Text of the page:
Thursday, February 4, 2010

JOB: A Portrait of Poverty & Power

(I am reading through the Bible again this year. For the fifth time I decided to read it chronologically. And when I finish a book, I'm going to write a "portrait," if you will, of what God showed me.)

Job is such a fascinating book (it should be read more often!) and most likely the oldest book of the Bible. In the plan that I am reading, it comes in right after the Tower of Babel, Genesis 11. I am amazed that even before Abraham, God was pursuing men and making His name known.

The word poverty comes to mind when I think of Job. Poor materially and poor in spirit. Such desolation in his life and yet confident in his righteousness before God. His life was shattered and still, "In all this, Job did not sin by charging God with wrongdoing." (1.22) His suffering was very great . . . Job grieved in a pile of ashes and yet still worshipped God. Lesson learned: I do not know what is going on "behind the scenes" and I cannot see God's greater plan. Who am I to blame God or question what He is doing? Yes, I can (and should) cry out to Him but I need not assume that He is punishing me or for some reason overlooked me. He is still God, regardless, and I should be a "poor" woman before Him.

Another lesson learned is from Job's wife, unfortunately. She is nameless and there are only two significant verses about her in the entire book: "[Job's] wife said to him, 'Are you still holding on to your integrity? Curse God and die!' He replied, 'You are talking like a foolish woman. Shall we accept good from God, and not trouble?' In all this, Job did not sin in what he said." (2.9-10) Heaven forbid that I should be remembered as a wife in this way! Instead of grieving with Job (this woman just lost her ten children!) and clinging to God with him, she encourages her husband to curse God and give up. And Job calls her foolish which the NIV note says "denotes moral deficiency." Oh God! Please help me not to be a wife like Job's wife!

The final portrait I see: God's incredible power. And, specifically, His power displayed through His creation.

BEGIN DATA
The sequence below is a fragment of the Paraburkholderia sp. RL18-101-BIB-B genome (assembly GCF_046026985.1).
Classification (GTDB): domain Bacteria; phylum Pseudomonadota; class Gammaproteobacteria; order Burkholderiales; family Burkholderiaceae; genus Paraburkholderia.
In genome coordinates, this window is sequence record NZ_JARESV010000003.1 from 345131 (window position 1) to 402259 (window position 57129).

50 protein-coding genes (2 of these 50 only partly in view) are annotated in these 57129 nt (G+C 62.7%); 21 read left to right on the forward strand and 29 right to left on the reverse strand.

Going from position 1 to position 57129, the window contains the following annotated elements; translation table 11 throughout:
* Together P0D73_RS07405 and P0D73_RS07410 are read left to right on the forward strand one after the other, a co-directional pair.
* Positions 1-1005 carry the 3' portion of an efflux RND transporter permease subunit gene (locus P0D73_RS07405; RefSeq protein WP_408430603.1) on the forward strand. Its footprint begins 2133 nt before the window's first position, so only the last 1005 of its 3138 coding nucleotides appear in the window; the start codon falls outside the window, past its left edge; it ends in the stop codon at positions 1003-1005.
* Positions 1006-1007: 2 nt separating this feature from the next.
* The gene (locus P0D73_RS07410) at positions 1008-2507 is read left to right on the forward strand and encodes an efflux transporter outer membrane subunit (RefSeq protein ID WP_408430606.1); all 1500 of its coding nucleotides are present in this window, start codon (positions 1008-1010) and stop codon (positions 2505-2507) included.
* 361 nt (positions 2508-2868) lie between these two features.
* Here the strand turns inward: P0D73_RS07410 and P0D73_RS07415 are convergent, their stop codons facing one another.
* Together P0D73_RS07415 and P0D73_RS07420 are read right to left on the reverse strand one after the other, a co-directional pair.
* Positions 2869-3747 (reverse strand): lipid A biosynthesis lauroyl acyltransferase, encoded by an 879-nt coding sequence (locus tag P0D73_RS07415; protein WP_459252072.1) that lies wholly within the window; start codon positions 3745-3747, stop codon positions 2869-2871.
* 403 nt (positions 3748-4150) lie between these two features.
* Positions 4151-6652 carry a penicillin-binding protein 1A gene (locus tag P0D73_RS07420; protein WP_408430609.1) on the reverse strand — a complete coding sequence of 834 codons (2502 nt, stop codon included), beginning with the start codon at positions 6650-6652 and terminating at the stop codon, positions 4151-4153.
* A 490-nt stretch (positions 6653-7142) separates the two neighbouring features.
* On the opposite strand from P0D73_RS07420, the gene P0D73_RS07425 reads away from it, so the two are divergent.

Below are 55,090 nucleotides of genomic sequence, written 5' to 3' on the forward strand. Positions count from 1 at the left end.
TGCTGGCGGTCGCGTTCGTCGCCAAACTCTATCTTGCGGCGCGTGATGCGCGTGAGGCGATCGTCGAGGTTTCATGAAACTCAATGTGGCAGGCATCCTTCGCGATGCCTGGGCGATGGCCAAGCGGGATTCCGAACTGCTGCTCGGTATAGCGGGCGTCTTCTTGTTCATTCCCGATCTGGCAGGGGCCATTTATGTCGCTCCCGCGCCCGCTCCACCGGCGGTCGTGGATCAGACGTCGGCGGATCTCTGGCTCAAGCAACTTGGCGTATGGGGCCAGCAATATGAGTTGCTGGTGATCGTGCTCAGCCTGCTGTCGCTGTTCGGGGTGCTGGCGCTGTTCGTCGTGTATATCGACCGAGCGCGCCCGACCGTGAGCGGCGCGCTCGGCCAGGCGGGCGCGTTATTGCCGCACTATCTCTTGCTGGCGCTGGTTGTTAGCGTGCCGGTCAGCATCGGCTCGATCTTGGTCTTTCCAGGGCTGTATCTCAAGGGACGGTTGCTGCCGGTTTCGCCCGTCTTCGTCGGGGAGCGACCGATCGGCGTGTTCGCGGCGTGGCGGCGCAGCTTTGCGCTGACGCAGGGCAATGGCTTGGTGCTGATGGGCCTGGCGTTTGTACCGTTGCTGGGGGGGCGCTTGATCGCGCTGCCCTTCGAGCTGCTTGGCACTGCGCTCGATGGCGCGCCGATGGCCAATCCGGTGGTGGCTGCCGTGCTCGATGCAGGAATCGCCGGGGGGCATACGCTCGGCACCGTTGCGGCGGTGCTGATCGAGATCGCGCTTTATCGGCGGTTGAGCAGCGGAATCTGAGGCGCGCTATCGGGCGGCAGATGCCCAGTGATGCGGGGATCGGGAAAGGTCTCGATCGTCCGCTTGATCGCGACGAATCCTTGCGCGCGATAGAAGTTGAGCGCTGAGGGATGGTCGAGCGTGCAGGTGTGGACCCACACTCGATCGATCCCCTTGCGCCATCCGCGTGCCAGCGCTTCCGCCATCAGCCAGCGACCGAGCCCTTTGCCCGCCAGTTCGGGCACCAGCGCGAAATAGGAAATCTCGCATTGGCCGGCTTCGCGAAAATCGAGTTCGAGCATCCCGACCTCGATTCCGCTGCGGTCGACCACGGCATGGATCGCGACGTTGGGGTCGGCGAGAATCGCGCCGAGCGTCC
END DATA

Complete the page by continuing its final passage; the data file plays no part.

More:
earth. morning stars. angels. sea. clouds. dawn. springs of the sea. recesses of the deep. gates of death. abode of light. darkness. storehouses of snow. storehouses of hail. lightning. east winds. rain. thunderstorm. desert. dew. ice. frost. Pleiades & Orion & the Bear. laws of the heavens. lioness & lions. raven. mountain goats. doe & fawn. wild donkey. wild ox. ostrich. stork. horse. hawk. eagle. behemoth. leviathan.

God speaks in only 4 chapters of 42 . . . in the midst of a storm . . . and those 4 chapters overwhelm all of the rest. He questions Job 67 times. "Who is it that darkens my counsel with words without knowledge?" (38.2) "Who endowed the heart with wisdom and gave understanding to the mind? Who has the wisdom to count the clouds?" (38.36-37) "Does the hawk take flight by your wisdom and spread his wings toward the south? Does the eagle soar at your command and build his nest on high?" (39.26-27) "Would you discredit my justice? Would you condemn me to justify yourself? Do you have an arm like God's, and can your voice thunder like his?" (40.8-9)

Yes, Job was righteous. Yes, Job did not sin. BUT . . . God says: "Who are you to accuse me?" And Job aptly replies, "I know that you can do all things; no plan of yours can be thwarted. You asked, 'Who is this that obscures my counsel without knowledge?' Surely I spoke of things I did not understand, things too wonderful for me to know. You said, 'Listen now, and I will speak; I will question you and you shall answer me.' My ears have heard of you but now my eyes have seen you. Therefore I despise myself and repent in dust and ashes." (42.2-6)

Certainly a fitting, awe-inspired response.
A place of appropriate poverty before an all-powerful God.
Seeing God . . . despising yourself . . . and repenting in dust & ashes.
This is how I see Job.

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